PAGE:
Current models of the above are probably too bulky for military use but I bet compact ones that fit snugly into the ear could very easily be designed.

Some might complain of the cost but in the long run I bet it would be cheaper for the government than paying a hearing loss disability to discharged soldiers for the rest of their lives. In addition soldiers not experiencing hearin loss one would think would be more effective in combat than those that do.

Make Sense???

AJ Dual
March 22, 2004, 12:42 PM
Exactly, from Afghanistan and Iraq, we've seen that the DoD has a great deal of willingness to put all sorts of extra do-dads on our guy's rifles and on thier vests for thier eyes, why not thier ears?

The argument that electronic hearing protection will actually enhance hearing up until the noise cut-out of an actual gunshot is an excellent argument in favor of it's use.

Anyone who has used these devices can state with certianty, that when the gunfire cut-out is activated, there's still no mistaking it. And since rifle bullets are supersonic, there is much greater advantage in hearing a hidden adversary, since the first enemy rounds will impact before you hear the gunshot anyway.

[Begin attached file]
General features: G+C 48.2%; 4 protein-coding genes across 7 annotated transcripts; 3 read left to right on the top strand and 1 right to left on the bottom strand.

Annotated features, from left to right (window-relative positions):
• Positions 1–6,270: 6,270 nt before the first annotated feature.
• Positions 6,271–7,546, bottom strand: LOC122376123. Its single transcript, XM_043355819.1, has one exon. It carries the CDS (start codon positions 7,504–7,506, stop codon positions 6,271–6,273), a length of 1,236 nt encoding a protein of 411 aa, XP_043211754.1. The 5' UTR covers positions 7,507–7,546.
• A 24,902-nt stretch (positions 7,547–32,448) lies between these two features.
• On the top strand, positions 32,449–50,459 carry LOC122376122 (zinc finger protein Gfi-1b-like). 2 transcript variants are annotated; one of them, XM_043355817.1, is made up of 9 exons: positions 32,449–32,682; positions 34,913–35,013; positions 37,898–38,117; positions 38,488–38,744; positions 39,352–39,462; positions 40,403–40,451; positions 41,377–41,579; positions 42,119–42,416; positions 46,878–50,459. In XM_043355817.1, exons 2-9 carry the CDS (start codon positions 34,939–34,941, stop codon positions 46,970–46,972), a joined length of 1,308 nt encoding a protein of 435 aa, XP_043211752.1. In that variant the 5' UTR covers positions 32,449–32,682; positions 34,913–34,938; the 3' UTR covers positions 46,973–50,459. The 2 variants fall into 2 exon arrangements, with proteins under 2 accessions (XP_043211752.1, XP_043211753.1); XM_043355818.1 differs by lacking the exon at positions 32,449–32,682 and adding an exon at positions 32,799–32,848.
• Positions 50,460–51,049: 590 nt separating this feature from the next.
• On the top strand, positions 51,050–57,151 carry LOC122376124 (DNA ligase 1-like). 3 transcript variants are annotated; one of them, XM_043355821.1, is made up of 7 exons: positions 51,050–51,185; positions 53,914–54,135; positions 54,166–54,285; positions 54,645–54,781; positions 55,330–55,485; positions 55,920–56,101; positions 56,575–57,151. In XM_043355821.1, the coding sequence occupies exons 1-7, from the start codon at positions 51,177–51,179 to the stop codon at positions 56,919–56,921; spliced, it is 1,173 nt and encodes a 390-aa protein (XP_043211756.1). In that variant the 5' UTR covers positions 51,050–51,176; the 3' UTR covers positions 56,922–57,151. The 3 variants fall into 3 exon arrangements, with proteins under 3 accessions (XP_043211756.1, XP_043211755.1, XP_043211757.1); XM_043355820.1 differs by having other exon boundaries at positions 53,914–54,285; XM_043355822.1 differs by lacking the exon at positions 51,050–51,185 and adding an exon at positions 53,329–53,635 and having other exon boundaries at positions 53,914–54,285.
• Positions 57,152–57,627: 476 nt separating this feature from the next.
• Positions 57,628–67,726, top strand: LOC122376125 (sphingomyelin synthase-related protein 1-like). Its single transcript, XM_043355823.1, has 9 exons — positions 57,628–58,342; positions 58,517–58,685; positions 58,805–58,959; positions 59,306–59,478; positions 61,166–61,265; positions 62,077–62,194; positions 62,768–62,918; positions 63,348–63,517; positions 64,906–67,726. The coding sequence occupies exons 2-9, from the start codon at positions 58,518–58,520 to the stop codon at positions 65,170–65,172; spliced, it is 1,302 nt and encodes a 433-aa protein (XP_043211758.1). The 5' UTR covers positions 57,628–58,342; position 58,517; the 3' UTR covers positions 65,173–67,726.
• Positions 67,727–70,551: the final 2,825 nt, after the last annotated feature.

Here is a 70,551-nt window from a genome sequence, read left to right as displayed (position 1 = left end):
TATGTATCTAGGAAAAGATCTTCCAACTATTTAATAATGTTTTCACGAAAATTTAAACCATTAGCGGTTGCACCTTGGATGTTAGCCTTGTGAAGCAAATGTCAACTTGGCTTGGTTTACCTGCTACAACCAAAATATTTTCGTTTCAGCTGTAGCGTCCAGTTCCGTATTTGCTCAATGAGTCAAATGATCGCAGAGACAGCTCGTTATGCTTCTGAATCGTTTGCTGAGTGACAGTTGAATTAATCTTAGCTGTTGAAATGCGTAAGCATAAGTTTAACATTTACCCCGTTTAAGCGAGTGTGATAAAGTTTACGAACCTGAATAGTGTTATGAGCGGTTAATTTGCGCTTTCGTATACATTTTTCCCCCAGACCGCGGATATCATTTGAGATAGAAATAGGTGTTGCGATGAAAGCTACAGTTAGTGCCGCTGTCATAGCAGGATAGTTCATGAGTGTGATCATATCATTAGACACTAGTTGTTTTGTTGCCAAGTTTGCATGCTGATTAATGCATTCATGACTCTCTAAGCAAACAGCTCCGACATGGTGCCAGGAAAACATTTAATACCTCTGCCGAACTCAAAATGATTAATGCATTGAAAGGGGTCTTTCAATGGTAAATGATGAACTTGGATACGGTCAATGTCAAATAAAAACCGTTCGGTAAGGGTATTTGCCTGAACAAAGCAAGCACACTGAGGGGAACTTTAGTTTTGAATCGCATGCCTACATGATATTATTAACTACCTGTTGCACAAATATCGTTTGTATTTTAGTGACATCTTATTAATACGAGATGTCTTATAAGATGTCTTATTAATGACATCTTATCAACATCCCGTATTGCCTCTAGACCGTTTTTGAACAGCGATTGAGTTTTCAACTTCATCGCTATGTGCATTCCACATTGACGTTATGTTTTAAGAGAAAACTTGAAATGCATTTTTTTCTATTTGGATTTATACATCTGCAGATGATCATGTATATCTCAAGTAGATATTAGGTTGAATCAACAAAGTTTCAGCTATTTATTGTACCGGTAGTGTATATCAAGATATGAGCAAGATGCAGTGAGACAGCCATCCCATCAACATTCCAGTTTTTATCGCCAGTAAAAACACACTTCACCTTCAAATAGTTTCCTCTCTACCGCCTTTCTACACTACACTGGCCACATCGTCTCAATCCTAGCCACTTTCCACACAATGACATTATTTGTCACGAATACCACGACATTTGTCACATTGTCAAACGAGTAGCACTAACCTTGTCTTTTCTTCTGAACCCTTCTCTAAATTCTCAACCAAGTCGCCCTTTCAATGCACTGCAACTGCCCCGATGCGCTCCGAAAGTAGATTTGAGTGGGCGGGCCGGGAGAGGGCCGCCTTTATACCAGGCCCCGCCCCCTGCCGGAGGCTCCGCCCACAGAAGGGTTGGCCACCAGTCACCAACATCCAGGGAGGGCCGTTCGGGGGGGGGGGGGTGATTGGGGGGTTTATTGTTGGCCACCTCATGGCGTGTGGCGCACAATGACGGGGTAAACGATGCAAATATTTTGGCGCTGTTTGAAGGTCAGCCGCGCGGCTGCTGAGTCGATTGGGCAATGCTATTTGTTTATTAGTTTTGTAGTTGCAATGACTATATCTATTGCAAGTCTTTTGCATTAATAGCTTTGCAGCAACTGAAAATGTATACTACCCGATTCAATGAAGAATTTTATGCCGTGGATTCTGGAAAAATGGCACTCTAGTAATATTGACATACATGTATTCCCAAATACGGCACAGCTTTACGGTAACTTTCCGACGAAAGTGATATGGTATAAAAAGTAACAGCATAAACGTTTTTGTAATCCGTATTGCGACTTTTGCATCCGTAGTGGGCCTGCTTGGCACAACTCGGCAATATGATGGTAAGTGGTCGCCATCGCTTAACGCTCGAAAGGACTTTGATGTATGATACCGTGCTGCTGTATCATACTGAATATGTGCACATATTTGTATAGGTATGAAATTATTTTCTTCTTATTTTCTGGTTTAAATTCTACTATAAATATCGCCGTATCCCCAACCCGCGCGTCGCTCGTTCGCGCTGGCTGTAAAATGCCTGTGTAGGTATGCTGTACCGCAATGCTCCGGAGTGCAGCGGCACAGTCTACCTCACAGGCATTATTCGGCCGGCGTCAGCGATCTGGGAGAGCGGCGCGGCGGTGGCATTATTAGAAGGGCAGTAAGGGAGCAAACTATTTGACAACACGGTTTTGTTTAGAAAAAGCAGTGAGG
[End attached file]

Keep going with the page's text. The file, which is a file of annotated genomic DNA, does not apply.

CannibalCrowley
March 22, 2004, 12:43 PM
Soldiers should be outfitted with the type of headsets that attenuate the gunfire to safe levels but amplify the ambient sounds of the local environment.

Current models of the above are probably too bulky for military use but I bet compact ones that fit snugly into the ear could very easily be designed.

Sorry but as a former infantryman I must say that any attempt at adding hearing protection to the current combat loadouts is foolhardy at best. It gives one yet another piece of gear to carry (along with its batteries) and is bound to get in the way. Unless the device inserts into the ear (like an electronic version of an earplug), it will get in the way of covers, helmets, gas masks, goggles, hoods, or the myriad of bandoleers and slings that are thrown over the head in a hurry.